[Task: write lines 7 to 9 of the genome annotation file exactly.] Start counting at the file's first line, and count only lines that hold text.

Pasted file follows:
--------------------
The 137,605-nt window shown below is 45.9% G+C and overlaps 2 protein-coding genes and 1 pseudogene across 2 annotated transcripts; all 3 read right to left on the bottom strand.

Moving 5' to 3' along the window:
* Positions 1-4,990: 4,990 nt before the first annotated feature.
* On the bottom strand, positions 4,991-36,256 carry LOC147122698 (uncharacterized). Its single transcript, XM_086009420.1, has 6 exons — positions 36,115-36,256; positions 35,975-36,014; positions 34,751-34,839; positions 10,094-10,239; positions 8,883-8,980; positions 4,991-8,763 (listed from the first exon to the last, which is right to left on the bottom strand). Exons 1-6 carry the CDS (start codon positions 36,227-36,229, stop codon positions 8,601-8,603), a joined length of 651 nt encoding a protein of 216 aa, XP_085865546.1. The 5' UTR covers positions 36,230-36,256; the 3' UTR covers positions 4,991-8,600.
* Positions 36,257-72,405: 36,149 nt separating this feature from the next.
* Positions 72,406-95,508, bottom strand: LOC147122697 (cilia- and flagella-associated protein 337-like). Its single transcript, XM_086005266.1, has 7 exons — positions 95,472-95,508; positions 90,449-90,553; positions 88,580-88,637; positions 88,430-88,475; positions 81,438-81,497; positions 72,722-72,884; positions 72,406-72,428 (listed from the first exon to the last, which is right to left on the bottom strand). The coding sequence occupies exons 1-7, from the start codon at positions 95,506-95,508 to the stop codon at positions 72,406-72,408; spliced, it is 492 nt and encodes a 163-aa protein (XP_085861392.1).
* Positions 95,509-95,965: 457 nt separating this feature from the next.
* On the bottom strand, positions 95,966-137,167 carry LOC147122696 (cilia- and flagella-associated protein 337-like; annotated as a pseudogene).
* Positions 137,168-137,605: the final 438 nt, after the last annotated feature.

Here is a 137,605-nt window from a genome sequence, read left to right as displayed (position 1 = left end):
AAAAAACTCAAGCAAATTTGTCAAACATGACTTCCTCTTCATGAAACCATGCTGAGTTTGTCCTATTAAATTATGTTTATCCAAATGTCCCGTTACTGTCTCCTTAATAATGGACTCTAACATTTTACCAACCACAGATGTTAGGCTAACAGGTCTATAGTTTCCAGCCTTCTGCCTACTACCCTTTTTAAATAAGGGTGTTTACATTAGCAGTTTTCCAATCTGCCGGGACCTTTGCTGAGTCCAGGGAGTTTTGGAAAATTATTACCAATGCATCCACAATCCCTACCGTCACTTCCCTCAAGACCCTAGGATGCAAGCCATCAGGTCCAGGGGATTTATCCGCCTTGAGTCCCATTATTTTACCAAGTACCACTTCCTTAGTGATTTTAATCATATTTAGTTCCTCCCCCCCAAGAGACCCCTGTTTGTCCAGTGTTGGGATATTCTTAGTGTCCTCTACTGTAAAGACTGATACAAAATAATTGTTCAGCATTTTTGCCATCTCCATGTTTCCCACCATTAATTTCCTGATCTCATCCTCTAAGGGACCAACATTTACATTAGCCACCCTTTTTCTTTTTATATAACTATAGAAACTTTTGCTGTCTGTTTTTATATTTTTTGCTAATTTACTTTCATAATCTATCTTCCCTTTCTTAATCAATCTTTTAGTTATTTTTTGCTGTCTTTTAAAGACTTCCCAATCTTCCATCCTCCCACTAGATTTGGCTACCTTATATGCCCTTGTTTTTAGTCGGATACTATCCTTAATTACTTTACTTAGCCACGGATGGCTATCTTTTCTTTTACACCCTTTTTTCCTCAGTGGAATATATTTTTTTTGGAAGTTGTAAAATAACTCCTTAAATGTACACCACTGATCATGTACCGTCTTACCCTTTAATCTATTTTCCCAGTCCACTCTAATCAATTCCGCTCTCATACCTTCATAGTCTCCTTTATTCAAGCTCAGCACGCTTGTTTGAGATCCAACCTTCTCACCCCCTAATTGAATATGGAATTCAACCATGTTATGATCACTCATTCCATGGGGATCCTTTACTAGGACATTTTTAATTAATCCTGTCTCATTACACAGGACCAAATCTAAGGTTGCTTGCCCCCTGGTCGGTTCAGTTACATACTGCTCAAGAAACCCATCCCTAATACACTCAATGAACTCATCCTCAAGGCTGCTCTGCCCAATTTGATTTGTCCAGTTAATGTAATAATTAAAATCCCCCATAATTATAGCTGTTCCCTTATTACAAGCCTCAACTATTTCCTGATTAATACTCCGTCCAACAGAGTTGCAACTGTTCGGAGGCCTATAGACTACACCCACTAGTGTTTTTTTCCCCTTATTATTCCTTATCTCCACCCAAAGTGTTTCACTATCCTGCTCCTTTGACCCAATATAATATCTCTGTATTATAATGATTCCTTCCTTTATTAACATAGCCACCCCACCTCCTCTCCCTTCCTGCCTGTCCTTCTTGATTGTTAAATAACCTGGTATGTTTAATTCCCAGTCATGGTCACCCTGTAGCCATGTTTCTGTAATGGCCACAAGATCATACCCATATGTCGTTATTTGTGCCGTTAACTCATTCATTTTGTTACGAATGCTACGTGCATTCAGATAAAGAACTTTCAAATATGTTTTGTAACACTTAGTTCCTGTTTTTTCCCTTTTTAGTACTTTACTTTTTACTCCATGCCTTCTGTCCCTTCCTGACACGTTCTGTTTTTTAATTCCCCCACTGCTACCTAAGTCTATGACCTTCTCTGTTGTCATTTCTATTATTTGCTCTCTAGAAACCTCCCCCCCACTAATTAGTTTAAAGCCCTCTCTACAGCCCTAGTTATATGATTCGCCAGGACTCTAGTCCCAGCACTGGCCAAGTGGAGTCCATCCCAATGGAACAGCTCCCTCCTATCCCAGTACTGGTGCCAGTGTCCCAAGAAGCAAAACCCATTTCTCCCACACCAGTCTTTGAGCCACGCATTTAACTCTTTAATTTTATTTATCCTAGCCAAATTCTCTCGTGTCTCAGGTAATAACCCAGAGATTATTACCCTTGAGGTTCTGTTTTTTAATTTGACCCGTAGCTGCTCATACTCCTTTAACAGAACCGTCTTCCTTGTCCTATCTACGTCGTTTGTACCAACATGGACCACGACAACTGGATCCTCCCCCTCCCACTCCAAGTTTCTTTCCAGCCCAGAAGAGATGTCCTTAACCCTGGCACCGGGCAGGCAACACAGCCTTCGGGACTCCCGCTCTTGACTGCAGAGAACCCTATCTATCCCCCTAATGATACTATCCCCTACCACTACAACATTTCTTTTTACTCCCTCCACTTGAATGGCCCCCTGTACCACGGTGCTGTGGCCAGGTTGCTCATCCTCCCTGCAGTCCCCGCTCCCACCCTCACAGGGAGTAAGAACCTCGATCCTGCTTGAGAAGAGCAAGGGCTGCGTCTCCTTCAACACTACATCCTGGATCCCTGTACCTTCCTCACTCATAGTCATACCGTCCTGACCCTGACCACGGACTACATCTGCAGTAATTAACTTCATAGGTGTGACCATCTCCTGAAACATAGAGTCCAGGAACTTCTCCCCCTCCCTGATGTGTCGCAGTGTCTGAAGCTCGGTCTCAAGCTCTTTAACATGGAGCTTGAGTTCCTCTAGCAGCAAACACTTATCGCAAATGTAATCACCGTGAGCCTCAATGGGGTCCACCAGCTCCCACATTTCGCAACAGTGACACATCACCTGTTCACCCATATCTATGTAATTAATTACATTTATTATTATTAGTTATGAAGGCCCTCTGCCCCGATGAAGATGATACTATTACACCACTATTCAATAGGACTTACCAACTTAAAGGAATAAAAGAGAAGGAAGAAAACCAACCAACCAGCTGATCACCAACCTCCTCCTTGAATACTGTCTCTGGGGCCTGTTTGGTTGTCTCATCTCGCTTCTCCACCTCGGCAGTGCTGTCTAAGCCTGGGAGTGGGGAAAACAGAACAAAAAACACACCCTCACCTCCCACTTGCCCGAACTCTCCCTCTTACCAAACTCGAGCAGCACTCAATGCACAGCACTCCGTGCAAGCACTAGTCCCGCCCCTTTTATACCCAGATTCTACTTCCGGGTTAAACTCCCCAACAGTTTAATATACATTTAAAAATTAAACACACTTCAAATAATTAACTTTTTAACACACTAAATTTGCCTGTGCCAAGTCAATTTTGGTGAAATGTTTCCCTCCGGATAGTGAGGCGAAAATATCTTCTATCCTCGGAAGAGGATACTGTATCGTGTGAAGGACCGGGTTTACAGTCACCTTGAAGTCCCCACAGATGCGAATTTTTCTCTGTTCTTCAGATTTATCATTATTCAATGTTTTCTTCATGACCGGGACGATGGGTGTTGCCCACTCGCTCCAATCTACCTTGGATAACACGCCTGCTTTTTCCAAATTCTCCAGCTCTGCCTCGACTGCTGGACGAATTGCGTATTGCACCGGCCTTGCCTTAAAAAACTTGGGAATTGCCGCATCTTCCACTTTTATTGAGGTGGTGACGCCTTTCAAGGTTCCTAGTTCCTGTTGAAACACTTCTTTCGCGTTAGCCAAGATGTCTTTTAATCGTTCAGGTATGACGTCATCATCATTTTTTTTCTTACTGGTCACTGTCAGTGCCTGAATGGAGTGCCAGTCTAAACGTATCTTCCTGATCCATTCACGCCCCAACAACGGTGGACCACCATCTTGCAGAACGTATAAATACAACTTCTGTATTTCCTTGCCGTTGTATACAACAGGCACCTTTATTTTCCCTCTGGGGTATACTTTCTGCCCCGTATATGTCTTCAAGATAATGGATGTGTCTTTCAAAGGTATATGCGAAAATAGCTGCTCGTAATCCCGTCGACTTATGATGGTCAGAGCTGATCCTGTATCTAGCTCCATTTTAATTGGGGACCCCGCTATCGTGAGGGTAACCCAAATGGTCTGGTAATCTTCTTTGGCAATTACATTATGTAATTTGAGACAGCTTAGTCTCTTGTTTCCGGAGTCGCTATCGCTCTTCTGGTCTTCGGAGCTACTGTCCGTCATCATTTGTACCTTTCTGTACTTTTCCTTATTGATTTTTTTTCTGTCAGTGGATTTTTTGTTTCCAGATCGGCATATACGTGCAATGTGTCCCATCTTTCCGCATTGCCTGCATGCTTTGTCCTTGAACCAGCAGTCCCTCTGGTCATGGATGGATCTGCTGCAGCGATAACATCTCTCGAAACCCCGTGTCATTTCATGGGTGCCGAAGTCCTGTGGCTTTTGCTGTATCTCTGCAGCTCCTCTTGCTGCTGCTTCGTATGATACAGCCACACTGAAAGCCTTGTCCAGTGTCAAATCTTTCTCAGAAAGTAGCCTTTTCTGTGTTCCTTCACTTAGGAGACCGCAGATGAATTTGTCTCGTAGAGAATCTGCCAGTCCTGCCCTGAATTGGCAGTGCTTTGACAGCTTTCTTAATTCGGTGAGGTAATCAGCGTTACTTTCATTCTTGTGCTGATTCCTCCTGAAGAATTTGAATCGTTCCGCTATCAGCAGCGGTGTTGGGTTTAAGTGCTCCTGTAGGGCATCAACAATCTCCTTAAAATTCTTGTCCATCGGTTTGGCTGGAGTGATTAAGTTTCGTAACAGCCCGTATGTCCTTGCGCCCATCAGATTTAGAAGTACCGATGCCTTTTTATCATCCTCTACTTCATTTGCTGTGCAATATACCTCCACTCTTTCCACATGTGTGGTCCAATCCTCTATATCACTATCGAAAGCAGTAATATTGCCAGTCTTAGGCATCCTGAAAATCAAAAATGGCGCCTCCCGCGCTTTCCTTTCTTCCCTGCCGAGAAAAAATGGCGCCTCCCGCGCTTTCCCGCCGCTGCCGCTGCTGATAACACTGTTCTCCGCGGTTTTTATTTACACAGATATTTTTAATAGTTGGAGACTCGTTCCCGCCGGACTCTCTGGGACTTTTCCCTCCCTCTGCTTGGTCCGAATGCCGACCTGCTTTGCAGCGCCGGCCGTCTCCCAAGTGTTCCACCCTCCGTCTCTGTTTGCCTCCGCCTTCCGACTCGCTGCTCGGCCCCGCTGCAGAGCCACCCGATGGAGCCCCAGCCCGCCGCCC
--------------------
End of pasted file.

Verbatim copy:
* Positions 95,509-95,965: 457 nt separating this feature from the next.
* On the bottom strand, positions 95,966-137,167 carry LOC147122696 (cilia- and flagella-associated protein 337-like; annotated as a pseudogene).
* Positions 137,168-137,605: the final 438 nt, after the last annotated feature.